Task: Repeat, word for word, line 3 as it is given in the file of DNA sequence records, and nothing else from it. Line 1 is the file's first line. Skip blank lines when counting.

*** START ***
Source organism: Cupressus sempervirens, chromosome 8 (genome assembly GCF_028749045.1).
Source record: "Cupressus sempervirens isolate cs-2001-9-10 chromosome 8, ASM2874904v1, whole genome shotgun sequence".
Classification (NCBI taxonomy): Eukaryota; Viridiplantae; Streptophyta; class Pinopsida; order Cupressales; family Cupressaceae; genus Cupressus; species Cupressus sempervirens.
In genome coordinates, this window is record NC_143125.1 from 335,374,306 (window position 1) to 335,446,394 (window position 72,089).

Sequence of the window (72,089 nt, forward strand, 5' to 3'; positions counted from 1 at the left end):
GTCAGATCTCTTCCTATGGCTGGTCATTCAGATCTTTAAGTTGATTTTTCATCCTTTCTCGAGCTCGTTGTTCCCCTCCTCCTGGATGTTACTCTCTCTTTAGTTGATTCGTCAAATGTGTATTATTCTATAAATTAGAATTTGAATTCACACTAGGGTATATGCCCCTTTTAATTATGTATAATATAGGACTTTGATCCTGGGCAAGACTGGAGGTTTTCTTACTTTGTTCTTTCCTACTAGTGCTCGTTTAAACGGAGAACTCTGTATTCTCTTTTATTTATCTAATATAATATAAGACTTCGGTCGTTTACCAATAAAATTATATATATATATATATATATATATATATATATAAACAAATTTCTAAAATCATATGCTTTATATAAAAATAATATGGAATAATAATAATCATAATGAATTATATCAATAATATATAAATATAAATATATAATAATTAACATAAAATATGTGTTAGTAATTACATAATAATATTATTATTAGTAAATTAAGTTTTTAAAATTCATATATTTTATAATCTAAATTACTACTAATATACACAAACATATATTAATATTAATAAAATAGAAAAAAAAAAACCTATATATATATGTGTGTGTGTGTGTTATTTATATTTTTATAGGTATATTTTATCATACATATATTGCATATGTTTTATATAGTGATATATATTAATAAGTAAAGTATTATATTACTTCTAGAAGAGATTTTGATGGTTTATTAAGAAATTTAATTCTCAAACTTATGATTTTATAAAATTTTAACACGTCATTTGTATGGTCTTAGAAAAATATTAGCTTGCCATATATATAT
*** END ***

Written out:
Classification (NCBI taxonomy): Eukaryota; Viridiplantae; Streptophyta; class Pinopsida; order Cupressales; family Cupressaceae; genus Cupressus; species Cupressus sempervirens.